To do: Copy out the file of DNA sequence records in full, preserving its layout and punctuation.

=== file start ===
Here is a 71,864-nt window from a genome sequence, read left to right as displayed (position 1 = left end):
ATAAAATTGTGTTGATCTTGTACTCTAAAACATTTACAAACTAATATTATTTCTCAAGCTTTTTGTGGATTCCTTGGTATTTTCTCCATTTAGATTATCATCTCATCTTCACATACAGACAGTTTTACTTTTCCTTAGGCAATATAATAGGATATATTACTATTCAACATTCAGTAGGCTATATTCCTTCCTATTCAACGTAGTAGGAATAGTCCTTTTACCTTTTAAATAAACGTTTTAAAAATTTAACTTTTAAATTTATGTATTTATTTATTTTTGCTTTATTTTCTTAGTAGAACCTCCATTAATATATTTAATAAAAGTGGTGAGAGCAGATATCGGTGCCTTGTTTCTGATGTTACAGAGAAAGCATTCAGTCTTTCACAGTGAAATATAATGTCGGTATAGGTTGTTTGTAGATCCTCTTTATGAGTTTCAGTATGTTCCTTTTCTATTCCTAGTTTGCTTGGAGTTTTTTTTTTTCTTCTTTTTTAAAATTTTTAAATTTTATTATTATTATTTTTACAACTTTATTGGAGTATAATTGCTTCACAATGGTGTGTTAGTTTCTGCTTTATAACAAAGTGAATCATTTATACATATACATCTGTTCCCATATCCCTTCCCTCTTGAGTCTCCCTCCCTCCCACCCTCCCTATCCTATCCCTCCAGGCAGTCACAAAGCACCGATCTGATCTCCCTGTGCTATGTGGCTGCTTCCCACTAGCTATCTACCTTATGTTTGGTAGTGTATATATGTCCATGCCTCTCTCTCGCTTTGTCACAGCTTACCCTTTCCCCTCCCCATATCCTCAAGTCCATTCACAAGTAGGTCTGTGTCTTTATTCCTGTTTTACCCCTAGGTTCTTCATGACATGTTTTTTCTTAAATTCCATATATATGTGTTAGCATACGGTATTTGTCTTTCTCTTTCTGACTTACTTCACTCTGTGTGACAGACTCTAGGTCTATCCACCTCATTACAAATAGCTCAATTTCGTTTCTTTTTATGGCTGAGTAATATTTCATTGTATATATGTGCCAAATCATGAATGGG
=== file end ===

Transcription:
Here is a 71,864-nt window from a genome sequence, read left to right as displayed (position 1 = left end):
ATAAAATTGTGTTGATCTTGTACTCTAAAACATTTACAAACTAATATTATTTCTCAAGCTTTTTGTGGATTCCTTGGTATTTTCTCCATTTAGATTATCATCTCATCTTCACATACAGACAGTTTTACTTTTCCTTAGGCAATATAATAGGATATATTACTATTCAACATTCAGTAGGCTATATTCCTTCCTATTCAACGTAGTAGGAATAGTCCTTTTACCTTTTAAATAAACGTTTTAAAAATTTAACTTTTAAATTTATGTATTTATTTATTTTTGCTTTATTTTCTTAGTAGAACCTCCATTAATATATTTAATAAAAGTGGTGAGAGCAGATATCGGTGCCTTGTTTCTGATGTTACAGAGAAAGCATTCAGTCTTTCACAGTGAAATATAATGTCGGTATAGGTTGTTTGTAGATCCTCTTTATGAGTTTCAGTATGTTCCTTTTCTATTCCTAGTTTGCTTGGAGTTTTTTTTTTTCTTCTTTTTTAAAATTTTTAAATTTTATTATTATTATTTTTACAACTTTATTGGAGTATAATTGCTTCACAATGGTGTGTTAGTTTCTGCTTTATAACAAAGTGAATCATTTATACATATACATCTGTTCCCATATCCCTTCCCTCTTGAGTCTCCCTCCCTCCCACCCTCCCTATCCTATCCCTCCAGGCAGTCACAAAGCACCGATCTGATCTCCCTGTGCTATGTGGCTGCTTCCCACTAGCTATCTACCTTATGTTTGGTAGTGTATATATGTCCATGCCTCTCTCTCGCTTTGTCACAGCTTACCCTTTCCCCTCCCCATATCCTCAAGTCCATTCACAAGTAGGTCTGTGTCTTTATTCCTGTTTTACCCCTAGGTTCTTCATGACATGTTTTTTCTTAAATTCCATATATATGTGTTAGCATACGGTATTTGTCTTTCTCTTTCTGACTTACTTCACTCTGTGTGACAGACTCTAGGTCTATCCACCTCATTACAAATAGCTCAATTTCGTTTCTTTTTATGGCTGAGTAATATTTCATTGTATATATGTGCCAAATCATGAATGGG